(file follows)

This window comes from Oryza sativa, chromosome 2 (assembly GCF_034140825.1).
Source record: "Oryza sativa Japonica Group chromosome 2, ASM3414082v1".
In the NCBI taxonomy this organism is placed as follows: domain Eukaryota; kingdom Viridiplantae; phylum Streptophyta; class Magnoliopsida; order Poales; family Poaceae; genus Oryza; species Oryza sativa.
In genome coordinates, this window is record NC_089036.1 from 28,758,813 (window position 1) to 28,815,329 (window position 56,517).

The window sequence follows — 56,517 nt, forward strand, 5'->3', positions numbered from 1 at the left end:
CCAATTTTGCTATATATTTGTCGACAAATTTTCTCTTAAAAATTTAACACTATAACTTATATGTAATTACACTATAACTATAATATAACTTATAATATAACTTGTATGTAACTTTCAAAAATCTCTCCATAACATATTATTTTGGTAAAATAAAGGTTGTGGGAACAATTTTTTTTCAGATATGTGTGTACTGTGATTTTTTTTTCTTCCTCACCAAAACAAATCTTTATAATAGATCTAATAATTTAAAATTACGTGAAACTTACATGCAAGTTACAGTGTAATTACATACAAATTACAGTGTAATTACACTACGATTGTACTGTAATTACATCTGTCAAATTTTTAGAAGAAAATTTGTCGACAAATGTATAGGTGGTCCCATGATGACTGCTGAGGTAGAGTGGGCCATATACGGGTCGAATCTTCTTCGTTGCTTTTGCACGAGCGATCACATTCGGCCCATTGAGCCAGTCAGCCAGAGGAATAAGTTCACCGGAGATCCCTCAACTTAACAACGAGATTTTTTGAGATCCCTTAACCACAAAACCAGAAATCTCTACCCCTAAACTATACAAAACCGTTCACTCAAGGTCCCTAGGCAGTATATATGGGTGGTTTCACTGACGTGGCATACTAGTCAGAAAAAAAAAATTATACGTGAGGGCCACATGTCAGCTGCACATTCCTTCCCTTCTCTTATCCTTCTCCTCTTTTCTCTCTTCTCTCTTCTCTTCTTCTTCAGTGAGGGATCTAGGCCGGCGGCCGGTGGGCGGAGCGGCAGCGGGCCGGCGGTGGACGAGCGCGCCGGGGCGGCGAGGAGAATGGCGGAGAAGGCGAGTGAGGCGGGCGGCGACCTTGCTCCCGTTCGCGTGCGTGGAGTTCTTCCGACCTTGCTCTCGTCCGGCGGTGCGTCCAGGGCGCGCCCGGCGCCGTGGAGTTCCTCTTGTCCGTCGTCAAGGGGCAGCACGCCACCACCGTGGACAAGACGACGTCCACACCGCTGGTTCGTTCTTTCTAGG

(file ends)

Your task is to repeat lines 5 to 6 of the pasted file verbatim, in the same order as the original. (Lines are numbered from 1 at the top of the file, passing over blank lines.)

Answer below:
The window sequence follows — 56,517 nt, forward strand, 5'->3', positions numbered from 1 at the left end:
CCAATTTTGCTATATATTTGTCGACAAATTTTCTCTTAAAAATTTAACACTATAACTTATATGTAATTACACTATAACTATAATATAACTTATAATATAACTTGTATGTAACTTTCAAAAATCTCTCCATAACATATTATTTTGGTAAAATAAAGGTTGTGGGAACAATTTTTTTTCAGATATGTGTGTACTGTGATTTTTTTTTCTTCCTCACCAAAACAAATCTTTATAATAGATCTAATAATTTAAAATTACGTGAAACTTACATGCAAGTTACAGTGTAATTACATACAAATTACAGTGTAATTACACTACGATTGTACTGTAATTACATCTGTCAAATTTTTAGAAGAAAATTTGTCGACAAATGTATAGGTGGTCCCATGATGACTGCTGAGGTAGAGTGGGCCATATACGGGTCGAATCTTCTTCGTTGCTTTTGCACGAGCGATCACATTCGGCCCATTGAGCCAGTCAGCCAGAGGAATAAGTTCACCGGAGATCCCTCAACTTAACAACGAGATTTTTTGAGATCCCTTAACCACAAAACCAGAAATCTCTACCCCTAAACTATACAAAACCGTTCACTCAAGGTCCCTAGGCAGTATATATGGGTGGTTTCACTGACGTGGCATACTAGTCAGAAAAAAAAAATTATACGTGAGGGCCACATGTCAGCTGCACATTCCTTCCCTTCTCTTATCCTTCTCCTCTTTTCTCTCTTCTCTCTTCTCTTCTTCTTCAGTGAGGGATCTAGGCCGGCGGCCGGTGGGCGGAGCGGCAGCGGGCCGGCGGTGGACGAGCGCGCCGGGGCGGCGAGGAGAATGGCGGAGAAGGCGAGTGAGGCGGGCGGCGACCTTGCTCCCGTTCGCGTGCGTGGAGTTCTTCCGACCTTGCTCTCGTCCGGCGGTGCGTCCAGGGCGCGCCCGGCGCCGTGGAGTTCCTCTTGTCCGTCGTCAAGGGGCAGCACGCCACCACCGTGGACAAGACGACGTCCACACCGCTGGTTCGTTCTTTCTAGG